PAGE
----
HP has been making waves this year with its Moonshot servers, which the vendor said mark a radical departure in how servers are architected. And the company demonstrated its seriousness to lead the converged infrastructure market with leading-edge technologies like its new OneView converged infrastructure management system.

Components: Intel

CEO: Brian Krzanich

Intel has been under competitive pressure this year from rival chip makers, particularly in the realm of components for mobile devices and smartphones. But partners chose Intel as the best company to partner with in components, giving the microprocessor giant higher scores than AMD and Nvidia

This year, Intel launched its 64-bit Atom C200 line of processors the company said offered a six-fold increase in energy efficiency and seven times the performance compared to earlier generation processors. Also new was an update to the Xeon family of microprocessors with higher performance and improved energy efficiency for cloud, database and supercomputing workloads.

Business Intelligence: Microsoft

CEO: Steve Ballmer

Business intelligence has been one of the hottest technology areas in recent years. While the market includes such heavyweights as IBM (which owns Cognos), SAP (which acquired Business Objects) and Oracle, solution providers gave Microsoft the highest grades in this fast-growing technology category.

Perhaps the biggest news from Microsoft this year on the business analytics front was the launch of Power BI, a suite of self-service business intelligence and data mining tools that work with the vendor's Office 365 cloud applications. That product combines elements of the vendor's Power Pivot, Power View, Power Query and Power Maps products into one package for cloud and mobile computing.

Storage: Hewlett-Packard

CEO: Meg Whitman

This is another market crowded with some three-dozen vendors, including such channel stalwarts as Cisco, Dell, EMC, IBM and NetApp. But partners gave Hewlett-Packard the highest scores in this technology category.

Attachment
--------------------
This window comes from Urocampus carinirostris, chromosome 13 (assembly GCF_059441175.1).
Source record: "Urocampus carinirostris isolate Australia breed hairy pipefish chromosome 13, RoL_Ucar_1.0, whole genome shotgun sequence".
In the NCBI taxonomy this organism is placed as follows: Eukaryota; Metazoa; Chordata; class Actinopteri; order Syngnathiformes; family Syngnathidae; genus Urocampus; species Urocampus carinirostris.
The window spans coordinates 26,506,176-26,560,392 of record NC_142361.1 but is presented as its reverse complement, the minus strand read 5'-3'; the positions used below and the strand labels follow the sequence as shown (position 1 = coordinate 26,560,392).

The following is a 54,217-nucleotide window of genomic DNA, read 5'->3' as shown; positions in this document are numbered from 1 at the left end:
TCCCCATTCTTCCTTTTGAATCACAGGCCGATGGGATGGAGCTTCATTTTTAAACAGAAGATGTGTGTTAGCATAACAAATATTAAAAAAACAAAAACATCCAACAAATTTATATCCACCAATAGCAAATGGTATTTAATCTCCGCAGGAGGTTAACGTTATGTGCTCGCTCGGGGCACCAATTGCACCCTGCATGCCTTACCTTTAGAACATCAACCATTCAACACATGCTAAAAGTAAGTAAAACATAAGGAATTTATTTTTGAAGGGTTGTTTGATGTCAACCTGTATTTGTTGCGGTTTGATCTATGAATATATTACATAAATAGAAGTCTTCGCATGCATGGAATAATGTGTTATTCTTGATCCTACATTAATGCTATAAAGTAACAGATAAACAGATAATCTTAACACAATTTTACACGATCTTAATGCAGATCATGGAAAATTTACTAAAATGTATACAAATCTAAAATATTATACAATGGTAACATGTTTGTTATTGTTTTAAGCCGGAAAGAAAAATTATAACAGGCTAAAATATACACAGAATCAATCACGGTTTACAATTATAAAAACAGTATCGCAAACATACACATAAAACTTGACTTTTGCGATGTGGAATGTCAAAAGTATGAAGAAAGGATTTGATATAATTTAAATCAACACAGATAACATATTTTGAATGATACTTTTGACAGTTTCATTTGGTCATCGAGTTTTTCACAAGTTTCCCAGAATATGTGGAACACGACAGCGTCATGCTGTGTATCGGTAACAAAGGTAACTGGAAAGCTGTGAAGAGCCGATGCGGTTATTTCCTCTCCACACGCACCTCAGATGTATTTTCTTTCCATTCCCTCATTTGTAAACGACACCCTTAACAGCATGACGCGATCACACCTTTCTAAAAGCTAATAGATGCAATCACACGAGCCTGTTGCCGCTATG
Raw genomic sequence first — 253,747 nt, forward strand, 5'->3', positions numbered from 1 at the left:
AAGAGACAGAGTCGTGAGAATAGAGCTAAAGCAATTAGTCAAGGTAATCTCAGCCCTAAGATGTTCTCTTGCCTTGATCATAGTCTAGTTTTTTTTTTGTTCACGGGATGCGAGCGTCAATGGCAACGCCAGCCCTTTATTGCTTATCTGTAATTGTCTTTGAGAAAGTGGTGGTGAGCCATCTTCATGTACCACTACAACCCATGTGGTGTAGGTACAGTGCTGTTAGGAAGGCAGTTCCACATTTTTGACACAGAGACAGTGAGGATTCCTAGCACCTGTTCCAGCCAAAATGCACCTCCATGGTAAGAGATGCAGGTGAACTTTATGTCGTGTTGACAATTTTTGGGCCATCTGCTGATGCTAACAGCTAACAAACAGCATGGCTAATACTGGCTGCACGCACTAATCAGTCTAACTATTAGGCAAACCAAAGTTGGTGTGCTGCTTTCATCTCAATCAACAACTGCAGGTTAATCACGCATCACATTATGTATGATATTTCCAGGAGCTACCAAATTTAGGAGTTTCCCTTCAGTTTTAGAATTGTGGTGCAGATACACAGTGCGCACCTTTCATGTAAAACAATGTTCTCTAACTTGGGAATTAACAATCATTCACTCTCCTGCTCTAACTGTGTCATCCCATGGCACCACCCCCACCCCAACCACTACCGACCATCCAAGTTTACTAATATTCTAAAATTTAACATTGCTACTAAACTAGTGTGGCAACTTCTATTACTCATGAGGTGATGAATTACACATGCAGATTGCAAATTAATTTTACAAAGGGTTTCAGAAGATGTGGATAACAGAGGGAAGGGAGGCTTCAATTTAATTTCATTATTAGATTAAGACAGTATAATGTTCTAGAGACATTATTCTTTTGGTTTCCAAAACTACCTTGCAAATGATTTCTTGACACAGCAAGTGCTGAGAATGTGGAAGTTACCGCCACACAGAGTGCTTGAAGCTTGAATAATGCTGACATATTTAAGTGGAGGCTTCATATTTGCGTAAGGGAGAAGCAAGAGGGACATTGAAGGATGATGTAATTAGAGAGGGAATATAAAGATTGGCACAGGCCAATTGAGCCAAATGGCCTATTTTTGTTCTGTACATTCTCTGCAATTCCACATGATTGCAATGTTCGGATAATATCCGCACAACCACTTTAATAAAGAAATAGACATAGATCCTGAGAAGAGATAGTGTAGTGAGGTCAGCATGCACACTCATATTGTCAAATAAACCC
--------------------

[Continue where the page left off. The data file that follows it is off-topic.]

HP has been building momentum with the 3PAR storage line it acquired in 2010. In June, HP unveiled a flash-optimized 3PAR storage array at the vendor's HP Discover 2013 conference. The company also launched a virtual version of the HP StoreOnce deduplication appliance.

Earlier in the year, HP expanded its push into the SMB storage market with updates to the MSA midrange storage array and HP StoreEasy NAS appliance lines.

Security: Cisco

CEO: John Chambers

This is another IT area with more than 30 vendors, some of them big names in security such as Kaspersky Labs, McAfee and Symantec. But solution providers gave the highest grades in this category to Cisco.

Cisco offers a broad line of products for network and data center security, compliance, access control, and security technologies developed around Cisco's Application Centric Infrastructure.

In July, Cisco disclosed a deal to buy Sourcefire, a developer of intrusion detection and prevention systems, for $2.7 billion. Cisco said the acquisition, which it completed in October, significantly expanded its portfolio of threat protection products.

Cloud Computing: Microsoft

CEO: Steve Ballmer

The cloud computing arena includes such industry heavyweights as Amazon Web Services and Google, telecom service providers like Verizon and Terremark, and IT stalwarts such as Hewlett-Packard and CA Technologies. But solution providers gave the highest scores in this technology category to Microsoft.

Microsoft is working to evolve from a software company into a devices and services supplier. And its cloud offerings are a big part of that, including its Windows Azure cloud platform, Office 365 and Dynamics CRM Online cloud applications, and Windows Intune cloud management software.

Last month, Microsoft unveiled a series of updates to its Windows Azure public cloud, including new data backup and recovery services and expanded cloud development tools.